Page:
REGION — The county Board of Supervisors voted 4-0 on Oct. 24 in favor of drafting an unsafe camping ordinance similar to ones recently passed in the cities of San Diego and Poway in an effort to curb homeless encampments.
Supervisor Joel Anderson said the ordinance is necessary to handle the ongoing homelessness crisis, and also stressed that it could help reduce wildfire risks.
Supervisors directed the chief administrative officer to draft an ordinance that “would allow law enforcement to prohibit and abate illegal encampments, remove improperly stored property on public property, and protect vacant property, such as the San Diego River corridor, from fire and pollution,” according to information on Tuesday’s agenda.
There is no timeline specified in drafting the ordinance, which will be presented to the board for review and possible revisions during a future meeting, according to Anderson’s office.
Anderson’s proposal also asked staff “to identify potential properties that could serve as regional homeless shelter solutions to help ensure the availability of shelter space to move those living in encampments and connect them with wrap-around services and a path to permanent housing.”
However, with a shortage of shelter beds and resources for the unhoused in the county, it was unclear where people could go in the interim between a proposed ban and the eventual securing of enough beds for every homeless individual.
“Although the county and its partners successfully cleared encampments such as the North Magnolia Avenue site in unincorporated El Cajon, the county enactment of an unsafe camping ordinance will provide another tool to help clean up similar encampments on a wider scale throughout the county’s unincorporated communities,” Anderson wrote in a letter to the board.
In a statement after Tuesday’s meeting, Anderson said he was thankful for his colleagues’ support.
“I have long said that there is no ‘one-size-fits-all’ solution when it comes to addressing homelessness and today’s action will help ensure that we do not have another disastrous fire, like the Cedar Fire, due to unsafe camping in our public parks and riverbeds in the unincorporated areas of the county,” Anderson added.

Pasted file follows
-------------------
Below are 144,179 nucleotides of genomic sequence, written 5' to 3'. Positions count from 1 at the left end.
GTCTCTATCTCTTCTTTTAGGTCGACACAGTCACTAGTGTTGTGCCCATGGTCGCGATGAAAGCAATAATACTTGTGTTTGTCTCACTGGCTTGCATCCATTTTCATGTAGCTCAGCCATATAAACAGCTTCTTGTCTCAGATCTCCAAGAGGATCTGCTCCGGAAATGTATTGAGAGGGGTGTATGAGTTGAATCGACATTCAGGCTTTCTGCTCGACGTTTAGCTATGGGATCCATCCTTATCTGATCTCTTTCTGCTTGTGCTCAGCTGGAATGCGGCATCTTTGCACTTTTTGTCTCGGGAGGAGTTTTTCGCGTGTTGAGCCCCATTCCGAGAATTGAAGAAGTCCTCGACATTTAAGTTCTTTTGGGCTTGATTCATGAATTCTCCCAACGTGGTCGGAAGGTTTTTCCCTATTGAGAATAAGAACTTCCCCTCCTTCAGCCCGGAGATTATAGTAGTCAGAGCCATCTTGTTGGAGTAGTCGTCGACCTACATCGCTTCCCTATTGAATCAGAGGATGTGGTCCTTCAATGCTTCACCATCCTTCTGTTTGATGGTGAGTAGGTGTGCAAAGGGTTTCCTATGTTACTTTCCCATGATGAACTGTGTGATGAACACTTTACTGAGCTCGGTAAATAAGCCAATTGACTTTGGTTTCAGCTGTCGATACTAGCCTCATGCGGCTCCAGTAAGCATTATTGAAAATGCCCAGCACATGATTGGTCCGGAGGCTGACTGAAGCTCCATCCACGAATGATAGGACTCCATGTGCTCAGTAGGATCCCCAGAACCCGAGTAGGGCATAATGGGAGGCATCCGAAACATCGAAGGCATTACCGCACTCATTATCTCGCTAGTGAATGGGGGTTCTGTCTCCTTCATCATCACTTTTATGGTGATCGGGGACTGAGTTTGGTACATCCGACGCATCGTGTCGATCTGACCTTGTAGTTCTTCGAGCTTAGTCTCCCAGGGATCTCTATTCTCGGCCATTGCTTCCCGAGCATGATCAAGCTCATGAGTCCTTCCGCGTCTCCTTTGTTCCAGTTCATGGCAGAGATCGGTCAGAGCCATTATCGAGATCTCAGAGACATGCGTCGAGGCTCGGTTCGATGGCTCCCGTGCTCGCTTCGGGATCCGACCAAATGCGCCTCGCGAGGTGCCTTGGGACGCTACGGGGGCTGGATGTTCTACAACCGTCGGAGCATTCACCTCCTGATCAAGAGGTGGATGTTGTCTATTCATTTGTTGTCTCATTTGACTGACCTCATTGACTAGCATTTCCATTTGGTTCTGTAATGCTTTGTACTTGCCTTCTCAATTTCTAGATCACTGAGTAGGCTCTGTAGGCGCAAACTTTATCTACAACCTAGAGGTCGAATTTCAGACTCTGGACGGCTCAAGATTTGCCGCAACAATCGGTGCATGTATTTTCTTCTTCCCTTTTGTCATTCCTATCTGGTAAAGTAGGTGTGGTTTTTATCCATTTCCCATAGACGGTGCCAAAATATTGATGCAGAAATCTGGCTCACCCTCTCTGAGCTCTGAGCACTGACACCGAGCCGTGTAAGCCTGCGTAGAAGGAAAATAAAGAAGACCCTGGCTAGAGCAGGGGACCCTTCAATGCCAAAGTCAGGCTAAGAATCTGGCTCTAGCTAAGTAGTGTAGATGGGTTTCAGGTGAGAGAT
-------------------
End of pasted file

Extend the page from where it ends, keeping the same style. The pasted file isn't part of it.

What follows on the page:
Anderson said during the meeting that he doesn’t want to criminalize homelessness. He touted the county’s previous efforts to help people get off the streets, including the purchase of small homes, but added that shelters should be a first option.
With Wednesday marking the 20th anniversary of the deadly Cedar Fire in San Diego County, Anderson said it was important to ensure that safety rules are in place, adding that the county responded to more than 100 reported fires last year.
“If you put yourself in harm’s way … we can prohibit that,” Anderson said. “I’m done with the status quo – I want to see change.”
Board Vice Chair Terra Lawson-Remer and Chairwoman Nora Vargas advocated for a policy that doesn’t do further harm to those on the streets.
“Let’s do this ordinance in a humanitarian way,” Vargas said.
Lawson-Remer called it immoral that people sleep on streets in the world’s wealthiest nation. She added that the board’s decision “would just be the very beginning of the beginning” as “the county does not work like the city.”
Supervisor Jim Desmond said the ordinance won’t be a panacea, but since county homeless numbers have increased by 22%, it was time to do something different. He said it is important to strike a balance so residents can take back their streets and sidewalks.
During an hour-long public comment period, most speakers were opposed to any new ordinance. Erin Grassi of Alliance San Diego said the proposal is the most expensive and least effective way to end homelessness, makes it harder to access vital services and runs counter to a “housing first” policy.
She said the county could also lose funding from the U.S. Department of Housing and Urban Development.
“We are watching, and we will remember who stood up today for human rights and who does not,” she added.
San Diego resident Giorgio Kirylo was in support of the camping ban, which he described as a stop-gap measure focusing on security.
“The reality is that we have to try and do something,” he said.
The city of San Diego’s camping ban isn’t being handled it as well as it could be due to a lack police officers, Kirylo said, adding, “We want a solution, we want to save lives.”
On June 13, the San Diego City Council approved a measure that prohibits tent encampments in all public spaces throughout the city if shelter beds are available. It also bans tent encampments at all times in certain sensitive areas – parks, canyons and near schools, transit stations and homeless shelters – regardless of shelter capacity.
The council passed the ordinance 5-4, with Mayor Todd Gloria and Councilman Stephen Whitburn being strong advocates. Critics say it criminalizes homelessness and won’t solve the overall problem.
Those who voted no on the ordinance were council President Sean Elo- Rivera and his colleagues Kent Lee, Monica Montgomery Steppe and Vivian Moreno.
Poway approved its ordinance in July, “allowing law enforcement to abate illegal encampments and remove improperly stored property.”
Santee made it illegal to have an ignition source in the San Diego River corridor and the cities of Encinitas, El Cajon and Chula Vista City Council are considering similar bans.
In September, 1,930 people experiencing homelessness requested a shelter bed for the night, and all but 393 were turned away, according to the San Diego Housing Commission.
The number of people entering homelessness in the region has outpaced those finding permanent shelter for more than a year. According to the Regional Task Force on Homelessness monthly reports, in September, 1,195 people in the region became homeless for the first time, while 776 people found housing.